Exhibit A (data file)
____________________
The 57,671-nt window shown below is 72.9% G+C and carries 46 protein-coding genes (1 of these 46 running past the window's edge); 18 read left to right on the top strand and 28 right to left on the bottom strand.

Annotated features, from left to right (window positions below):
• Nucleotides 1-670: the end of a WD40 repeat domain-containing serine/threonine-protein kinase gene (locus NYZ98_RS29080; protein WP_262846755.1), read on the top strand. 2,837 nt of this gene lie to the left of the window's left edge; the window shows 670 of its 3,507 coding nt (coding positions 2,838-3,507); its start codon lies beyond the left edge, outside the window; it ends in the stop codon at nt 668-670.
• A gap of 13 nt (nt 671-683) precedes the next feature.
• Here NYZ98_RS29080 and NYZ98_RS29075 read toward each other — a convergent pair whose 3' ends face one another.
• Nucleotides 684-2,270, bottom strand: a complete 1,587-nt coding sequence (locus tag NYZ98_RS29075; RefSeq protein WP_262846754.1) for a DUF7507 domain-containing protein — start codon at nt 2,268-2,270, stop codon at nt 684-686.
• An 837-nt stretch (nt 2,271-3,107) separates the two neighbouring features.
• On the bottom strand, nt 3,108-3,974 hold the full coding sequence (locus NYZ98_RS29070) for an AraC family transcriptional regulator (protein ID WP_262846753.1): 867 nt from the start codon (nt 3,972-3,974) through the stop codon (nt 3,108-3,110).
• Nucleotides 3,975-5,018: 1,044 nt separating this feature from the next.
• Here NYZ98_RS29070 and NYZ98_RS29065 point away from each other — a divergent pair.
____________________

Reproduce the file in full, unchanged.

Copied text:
The 57,671-nt window shown below is 72.9% G+C and carries 46 protein-coding genes (1 of these 46 running past the window's edge); 18 read left to right on the top strand and 28 right to left on the bottom strand.

Annotated features, from left to right (window positions below):
• Nucleotides 1-670: the end of a WD40 repeat domain-containing serine/threonine-protein kinase gene (locus NYZ98_RS29080; protein WP_262846755.1), read on the top strand. 2,837 nt of this gene lie to the left of the window's left edge; the window shows 670 of its 3,507 coding nt (coding positions 2,838-3,507); its start codon lies beyond the left edge, outside the window; it ends in the stop codon at nt 668-670.
• A gap of 13 nt (nt 671-683) precedes the next feature.
• Here NYZ98_RS29080 and NYZ98_RS29075 read toward each other — a convergent pair whose 3' ends face one another.
• Nucleotides 684-2,270, bottom strand: a complete 1,587-nt coding sequence (locus tag NYZ98_RS29075; RefSeq protein WP_262846754.1) for a DUF7507 domain-containing protein — start codon at nt 2,268-2,270, stop codon at nt 684-686.
• An 837-nt stretch (nt 2,271-3,107) separates the two neighbouring features.
• On the bottom strand, nt 3,108-3,974 hold the full coding sequence (locus NYZ98_RS29070) for an AraC family transcriptional regulator (protein ID WP_262846753.1): 867 nt from the start codon (nt 3,972-3,974) through the stop codon (nt 3,108-3,110).
• Nucleotides 3,975-5,018: 1,044 nt separating this feature from the next.
• Here NYZ98_RS29070 and NYZ98_RS29065 point away from each other — a divergent pair.